"My friend told my wife and I, `Don’t worry. When we meet you at the airport, we’ll throw a black sack over your head and they’ll think you’re already kidnapped! You’ll be fine.’" The black humor evokes a hearty laugh from Miller. Sometimes, he says, he feels most at home abroad, experiencing and photographing "life as it is."

– Nicole Plett

David Miller & Rhoda Kassof-Isaac, Gallery 14, 14 Mercer Street, Hopewell, 609-333-8511. Opening reception for a shared show that runs to February 8. Meet the photographers Sunday, January 11, 1 to 3 p.m. Free. Friday, January 9, 6 to 9 p.m.

Gallery 14 is open Saturday and Sunday, noon to 5 p.m., and by appointment.

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Art in Town

Anne Reid Art Gallery, Princeton Day School, 650 Great Road, 609-924-6700. "Ikat: Mystical Textiles," featuring two rare collections of ancient textiles created in the Orient. The ancient art of Ikat is created by wrapping and dying patterns into silk threads before beginning the weaving process. To January 8.

Historical Society of Princeton, Bainbridge House, 158 Nassau Street, 609-921-6748. "Lost Princeton," an exhibit that explores lost businesses and houses. The historic house also has a long-term exhibition about Princeton history highlighting the Native American occupation, the Revolutionary War, and Princeton in the 19th and 20th centuries. Museum is open Tuesday through Sunday, noon to 4 p.m. Admission is free.

University Medical Center at Princeton, 253 Witherspoon Street, 609-497-4000. Jane Garvey Adriance. Part of the proceeds benefit the medical center. To January 14.

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Campus Arts

Princeton University Art Museum, McCosh 50, 609-258-3788. "The Centaur’s Smile: The Human Animal in Early Greek Art" features more than 100 Centaurs, Satyrs, Sphinxes, Sirens, Gorgons, and other fantastic creatures in ceramic, stone, bronze, gold, and terracotta. Curated by classicist Michael Padgett, the exhibition explores the role of the "human animal" in early Greek art. Accompanied by an illustrated catalogue, the exhibit will travel to the Museum of Fine Arts, Houston, next year. To January 11. Open Tuesday through Saturday, 10 a.m. to 5 p.m.; Sunday 1 to 5 p.m. Highlights tours every Saturday at 2 p.m. Free admission.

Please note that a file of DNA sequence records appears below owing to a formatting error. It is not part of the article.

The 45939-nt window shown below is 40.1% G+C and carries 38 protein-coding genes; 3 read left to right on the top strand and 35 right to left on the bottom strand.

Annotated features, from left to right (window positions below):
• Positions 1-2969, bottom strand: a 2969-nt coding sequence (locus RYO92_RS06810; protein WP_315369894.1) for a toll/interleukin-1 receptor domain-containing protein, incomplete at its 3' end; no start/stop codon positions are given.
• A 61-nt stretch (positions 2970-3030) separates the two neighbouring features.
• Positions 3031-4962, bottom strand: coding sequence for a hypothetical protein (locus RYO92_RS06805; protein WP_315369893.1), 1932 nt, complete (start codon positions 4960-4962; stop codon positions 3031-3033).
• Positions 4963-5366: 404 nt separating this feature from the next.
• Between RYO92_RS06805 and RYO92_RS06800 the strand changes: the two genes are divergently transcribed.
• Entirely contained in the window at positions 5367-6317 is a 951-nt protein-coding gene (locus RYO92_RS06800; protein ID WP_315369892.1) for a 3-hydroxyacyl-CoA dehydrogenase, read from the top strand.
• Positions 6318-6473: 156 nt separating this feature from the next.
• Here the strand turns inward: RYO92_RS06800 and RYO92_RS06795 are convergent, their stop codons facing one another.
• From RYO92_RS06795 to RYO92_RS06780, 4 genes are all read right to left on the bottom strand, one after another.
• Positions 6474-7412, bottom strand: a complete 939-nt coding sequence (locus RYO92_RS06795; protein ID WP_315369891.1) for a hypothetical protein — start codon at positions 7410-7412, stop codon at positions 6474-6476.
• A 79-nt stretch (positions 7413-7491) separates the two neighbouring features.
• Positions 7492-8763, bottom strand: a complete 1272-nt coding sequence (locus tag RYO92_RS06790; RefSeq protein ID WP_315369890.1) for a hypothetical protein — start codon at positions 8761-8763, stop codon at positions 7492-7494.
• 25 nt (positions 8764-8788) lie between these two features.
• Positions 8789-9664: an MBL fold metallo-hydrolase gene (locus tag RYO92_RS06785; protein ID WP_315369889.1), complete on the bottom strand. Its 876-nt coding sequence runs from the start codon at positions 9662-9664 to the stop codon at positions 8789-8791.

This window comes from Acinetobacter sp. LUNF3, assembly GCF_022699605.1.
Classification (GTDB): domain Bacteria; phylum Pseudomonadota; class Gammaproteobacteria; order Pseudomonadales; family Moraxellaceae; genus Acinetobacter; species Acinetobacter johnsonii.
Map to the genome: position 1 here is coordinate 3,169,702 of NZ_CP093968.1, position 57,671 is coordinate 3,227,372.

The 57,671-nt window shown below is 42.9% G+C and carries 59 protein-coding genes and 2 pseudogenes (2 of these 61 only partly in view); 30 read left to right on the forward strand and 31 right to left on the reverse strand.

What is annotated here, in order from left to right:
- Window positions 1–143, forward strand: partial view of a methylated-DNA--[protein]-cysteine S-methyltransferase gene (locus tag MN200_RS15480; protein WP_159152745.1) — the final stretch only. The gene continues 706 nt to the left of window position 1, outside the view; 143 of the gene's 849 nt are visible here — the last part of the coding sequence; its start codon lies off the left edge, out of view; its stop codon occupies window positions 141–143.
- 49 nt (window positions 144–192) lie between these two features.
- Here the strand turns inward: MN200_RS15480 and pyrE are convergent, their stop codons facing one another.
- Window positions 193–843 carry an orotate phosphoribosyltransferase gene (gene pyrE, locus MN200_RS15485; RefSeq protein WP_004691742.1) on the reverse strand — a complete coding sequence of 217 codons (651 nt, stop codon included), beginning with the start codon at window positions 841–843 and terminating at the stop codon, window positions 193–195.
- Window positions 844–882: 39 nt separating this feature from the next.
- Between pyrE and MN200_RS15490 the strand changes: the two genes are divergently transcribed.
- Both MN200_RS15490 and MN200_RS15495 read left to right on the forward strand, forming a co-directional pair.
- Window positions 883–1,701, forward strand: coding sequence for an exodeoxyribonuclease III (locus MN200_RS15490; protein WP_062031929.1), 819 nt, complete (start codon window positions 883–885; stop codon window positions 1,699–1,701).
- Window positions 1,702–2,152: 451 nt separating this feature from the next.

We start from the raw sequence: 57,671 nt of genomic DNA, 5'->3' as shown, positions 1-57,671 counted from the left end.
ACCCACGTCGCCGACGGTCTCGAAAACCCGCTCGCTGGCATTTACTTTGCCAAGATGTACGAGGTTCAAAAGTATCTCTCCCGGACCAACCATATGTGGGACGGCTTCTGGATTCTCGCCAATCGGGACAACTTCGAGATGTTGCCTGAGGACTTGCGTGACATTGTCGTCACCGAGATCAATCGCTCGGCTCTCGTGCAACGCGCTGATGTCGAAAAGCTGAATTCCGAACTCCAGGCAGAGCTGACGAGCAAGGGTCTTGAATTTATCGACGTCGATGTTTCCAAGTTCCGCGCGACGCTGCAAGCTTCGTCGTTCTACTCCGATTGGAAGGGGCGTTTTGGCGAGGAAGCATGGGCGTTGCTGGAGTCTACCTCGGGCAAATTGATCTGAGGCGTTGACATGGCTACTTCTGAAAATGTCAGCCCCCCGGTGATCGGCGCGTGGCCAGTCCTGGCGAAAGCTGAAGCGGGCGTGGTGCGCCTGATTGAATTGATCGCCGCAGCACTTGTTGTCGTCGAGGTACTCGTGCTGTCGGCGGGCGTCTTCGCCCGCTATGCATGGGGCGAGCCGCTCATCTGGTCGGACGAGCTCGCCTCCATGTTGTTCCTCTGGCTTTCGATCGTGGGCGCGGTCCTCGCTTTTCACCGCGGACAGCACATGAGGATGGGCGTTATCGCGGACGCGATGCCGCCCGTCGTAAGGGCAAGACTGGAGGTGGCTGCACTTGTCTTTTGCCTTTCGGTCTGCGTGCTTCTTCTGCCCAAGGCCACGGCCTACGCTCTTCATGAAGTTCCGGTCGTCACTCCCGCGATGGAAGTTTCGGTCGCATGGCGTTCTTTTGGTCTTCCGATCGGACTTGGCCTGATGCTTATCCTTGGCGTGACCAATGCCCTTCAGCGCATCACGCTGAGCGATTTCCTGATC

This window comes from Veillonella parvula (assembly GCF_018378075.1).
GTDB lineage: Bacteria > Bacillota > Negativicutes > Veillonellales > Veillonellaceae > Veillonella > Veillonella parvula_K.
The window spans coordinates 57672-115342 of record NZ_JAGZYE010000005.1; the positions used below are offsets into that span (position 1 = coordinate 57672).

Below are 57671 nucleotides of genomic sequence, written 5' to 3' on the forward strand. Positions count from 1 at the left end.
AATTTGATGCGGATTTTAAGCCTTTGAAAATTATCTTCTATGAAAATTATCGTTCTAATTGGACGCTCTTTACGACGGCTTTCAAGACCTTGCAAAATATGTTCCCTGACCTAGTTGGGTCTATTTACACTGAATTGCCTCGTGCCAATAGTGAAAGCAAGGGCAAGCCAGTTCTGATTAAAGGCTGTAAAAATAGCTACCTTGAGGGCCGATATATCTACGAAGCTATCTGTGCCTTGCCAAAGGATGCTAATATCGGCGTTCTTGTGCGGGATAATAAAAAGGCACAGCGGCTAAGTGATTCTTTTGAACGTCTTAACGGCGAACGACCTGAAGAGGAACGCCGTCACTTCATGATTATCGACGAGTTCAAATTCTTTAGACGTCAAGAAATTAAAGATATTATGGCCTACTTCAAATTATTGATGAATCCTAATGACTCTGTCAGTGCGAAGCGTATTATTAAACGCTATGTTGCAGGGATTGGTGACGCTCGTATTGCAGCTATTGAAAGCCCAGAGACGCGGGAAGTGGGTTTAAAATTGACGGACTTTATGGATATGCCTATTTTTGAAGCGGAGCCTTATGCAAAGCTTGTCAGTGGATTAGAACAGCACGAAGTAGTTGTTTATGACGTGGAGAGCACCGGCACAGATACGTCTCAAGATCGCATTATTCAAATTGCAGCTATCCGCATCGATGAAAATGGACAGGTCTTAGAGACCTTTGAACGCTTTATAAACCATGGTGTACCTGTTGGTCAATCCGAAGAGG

Also "The Italian Renaissance City: Selections from Princeton University Collections," with rare books and maps that highlight aspects of the city that fascinated Renaissance artists and architects. A symposium is planned in conjunction with the show; to January 11.

Also "The Book of Kings: Art, War, and the Morgan Library’s Medieval Picture Bible," exhibiting the greatest illuminated French manuscript of the 13th century, to June 6.

Bernstein Gallery, Princeton University, Woodrow Wilson School, 609-258-5566. Exhibition featuring the work of the late Jacob Landau of Roosevelt, New Jersey. Show features oils, works on paper, and lithographs. Gallery is open Monday to Friday, 9 a.m. to 5 p.m. To January 23.

Princeton Theological Seminary, Erdman Hall Gallery, 20 Library Place, 609-497-7990. "Angel in New York" by Russian-born artist Alexander Anufriev. The artist, who currently lives in Virginia, crafts iconic pictures of angeles that portray the heavenly beings participating in the world of human events. Open Monday to Saturday, 8:30 a.m. to 4:30 p.m.; Sunday 2:30 to 6:30 p.m. To January 23.